Essays on The Most Important Features of the Bretton Woods Agreement Assignment

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The paper "The Most Important Features of the Bretton Woods Agreement" is a perfect example of a business assignment. When World War II was over, the Bretton Woods System was the successor of the gold standard monetary system (Orin Kirshner, 1996). The International Monetary Fund (IMF) – This IMF has had a responsibility of supervision over the policies and rules of a new fixed exchange rate regime and also had to ensure that stability of other countries was maintained thus promoting foreign trade (Uzan, 1996). Also the World Bank was created as part during the comprehensive plan for starting a new IMS. The U. S dollar turned out to be the only currency supported by gold, after it reinstated gold as the vital convertibility standards for currencies all over the world (Kim, 2011). During the agreement, there was the establishment of an exchange rates system which was fixed on the modifiable peg system-Here, there were gold fixed dollars whereby, the fixed rates were relatively expressed to the dollar since the rates of exchange were fixed and not favoring the gold (Orin Kirshner, 1996).

Sterling was pegged from 1949 to 1967 at two points eight.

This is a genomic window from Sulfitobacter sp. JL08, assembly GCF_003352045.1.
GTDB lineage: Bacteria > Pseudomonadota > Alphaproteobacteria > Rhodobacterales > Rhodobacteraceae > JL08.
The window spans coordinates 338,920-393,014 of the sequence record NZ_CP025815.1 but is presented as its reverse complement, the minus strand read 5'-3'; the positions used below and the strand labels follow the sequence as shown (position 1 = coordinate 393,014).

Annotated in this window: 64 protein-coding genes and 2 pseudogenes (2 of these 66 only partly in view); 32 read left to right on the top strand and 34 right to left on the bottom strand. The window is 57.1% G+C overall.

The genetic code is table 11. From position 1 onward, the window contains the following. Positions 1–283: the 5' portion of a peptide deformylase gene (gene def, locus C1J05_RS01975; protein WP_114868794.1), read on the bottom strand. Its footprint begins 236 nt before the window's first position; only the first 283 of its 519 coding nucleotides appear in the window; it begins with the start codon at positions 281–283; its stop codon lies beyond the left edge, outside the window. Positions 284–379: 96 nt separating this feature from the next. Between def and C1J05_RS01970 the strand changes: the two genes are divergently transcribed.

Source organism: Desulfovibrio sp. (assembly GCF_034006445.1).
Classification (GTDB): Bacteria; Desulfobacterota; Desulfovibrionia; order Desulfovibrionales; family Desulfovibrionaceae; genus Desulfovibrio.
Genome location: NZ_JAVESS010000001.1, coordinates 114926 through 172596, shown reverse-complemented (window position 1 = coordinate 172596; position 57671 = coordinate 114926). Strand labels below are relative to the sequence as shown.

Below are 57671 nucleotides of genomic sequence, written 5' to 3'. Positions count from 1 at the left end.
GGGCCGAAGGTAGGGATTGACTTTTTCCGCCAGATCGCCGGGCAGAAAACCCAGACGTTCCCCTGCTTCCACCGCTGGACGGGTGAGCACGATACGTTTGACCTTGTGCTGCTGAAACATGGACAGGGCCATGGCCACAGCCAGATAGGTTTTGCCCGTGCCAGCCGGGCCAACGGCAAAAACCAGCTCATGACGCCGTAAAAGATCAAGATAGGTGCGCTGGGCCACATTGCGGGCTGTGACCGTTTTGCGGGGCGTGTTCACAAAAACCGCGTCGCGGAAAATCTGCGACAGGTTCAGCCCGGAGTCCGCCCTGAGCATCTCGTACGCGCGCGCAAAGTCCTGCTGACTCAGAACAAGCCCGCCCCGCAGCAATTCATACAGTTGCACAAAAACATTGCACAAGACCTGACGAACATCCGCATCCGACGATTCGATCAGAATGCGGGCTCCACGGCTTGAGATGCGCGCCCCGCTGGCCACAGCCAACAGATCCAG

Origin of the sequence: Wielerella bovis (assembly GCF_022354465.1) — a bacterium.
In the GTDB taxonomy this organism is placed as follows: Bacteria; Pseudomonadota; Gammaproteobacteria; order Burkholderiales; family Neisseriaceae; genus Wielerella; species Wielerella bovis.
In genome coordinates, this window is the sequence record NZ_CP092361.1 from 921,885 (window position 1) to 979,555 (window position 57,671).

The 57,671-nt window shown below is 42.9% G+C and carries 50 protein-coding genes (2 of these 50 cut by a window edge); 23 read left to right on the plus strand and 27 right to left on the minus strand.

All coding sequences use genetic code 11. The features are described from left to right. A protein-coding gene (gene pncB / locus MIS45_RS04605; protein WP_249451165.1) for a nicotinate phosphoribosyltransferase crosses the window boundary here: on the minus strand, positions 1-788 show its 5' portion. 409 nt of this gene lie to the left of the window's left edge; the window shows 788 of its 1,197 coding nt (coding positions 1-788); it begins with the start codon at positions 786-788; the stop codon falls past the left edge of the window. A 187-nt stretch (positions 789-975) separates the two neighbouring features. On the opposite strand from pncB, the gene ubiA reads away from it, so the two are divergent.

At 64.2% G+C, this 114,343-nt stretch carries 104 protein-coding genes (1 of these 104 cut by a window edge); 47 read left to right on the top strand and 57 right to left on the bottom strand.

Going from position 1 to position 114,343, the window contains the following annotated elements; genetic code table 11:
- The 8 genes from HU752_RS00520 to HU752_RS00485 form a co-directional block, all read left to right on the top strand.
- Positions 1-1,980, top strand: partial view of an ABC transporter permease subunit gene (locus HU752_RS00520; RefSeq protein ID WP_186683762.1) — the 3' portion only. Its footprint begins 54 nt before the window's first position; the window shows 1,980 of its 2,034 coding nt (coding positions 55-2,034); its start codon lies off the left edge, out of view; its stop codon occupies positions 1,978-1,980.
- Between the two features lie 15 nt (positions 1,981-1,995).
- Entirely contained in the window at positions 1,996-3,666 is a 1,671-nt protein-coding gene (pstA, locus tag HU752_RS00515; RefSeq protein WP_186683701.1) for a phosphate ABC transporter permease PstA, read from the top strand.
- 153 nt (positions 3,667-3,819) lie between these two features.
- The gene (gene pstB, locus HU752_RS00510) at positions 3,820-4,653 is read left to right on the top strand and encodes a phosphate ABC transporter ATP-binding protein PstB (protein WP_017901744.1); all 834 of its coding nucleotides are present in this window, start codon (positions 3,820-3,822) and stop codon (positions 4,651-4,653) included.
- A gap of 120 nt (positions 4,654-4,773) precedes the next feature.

During this time the involved countries were grateful to interfere with the markets of foreign exchange hence maintain the authentic rates at one percent of the two-point eight. The IMF rules permitted the governments to modify the pegged rate- Pegging of a currency is connected to stability, mostly in the urbanizing countries whereby a country may come up with a decision of pegging its currency thus creating a constant impression for foreign investment (Michael D. Bordo, 2003). In addition, investors having a peg are able to know their investment values are thus reducing worries about the daily fluctuations.

When currencies are pegged, inflation rates are lowered thus generating demand due to high confidence in currency stability (Primer, 2003). This was done to cause an effect of either devaluing or revaluing the currency, if and if only when the country experienced surplus or deficit on balance of payments of an elementary nature.

References

Andrews, D. M. (2008). Orderly change: international monetary relations since Bretton Woods. U.S: Cornell University Press,.

Eichengreen, B. (2007). A Retrospective on the Bretton Woods System: Lessons for International Monetary Reform. Australia: University of Chicago Press,.

Frank MacDonald, F. B. (2002). International business. Thyland: Cengage Learning EMEA.

Helleiner, E. (1996). States and the reemergence of global finance: from Bretton Woods to the 1990s. North America: Cornell University Press,.

James R. Barth, J. A. (2009). China's emerging financial markets. Hong Kong: Springer,.

Kim, K. A. (2011). Global Corporate Finance: A Focused Approach. New York: World Scientific,.

Michael D. Bordo, B. E. (2003). A Retrospective on the Bretton Woods System: Lessons for International Monetary Reform. Chicago: University of Chicago Press.

Orin Kirshner, E. M. (1996). The Bretton Woods-Gatt System: Retrospect and Prospect After Fifty Years. USA: M.E. Sharpe,.

Primer, A. F. (2003). A Foreign Exchange Primer. German: John Wiley & Sons, .

Uzan, M. (1996). Financial System Under Stress. New york: Routledge, .

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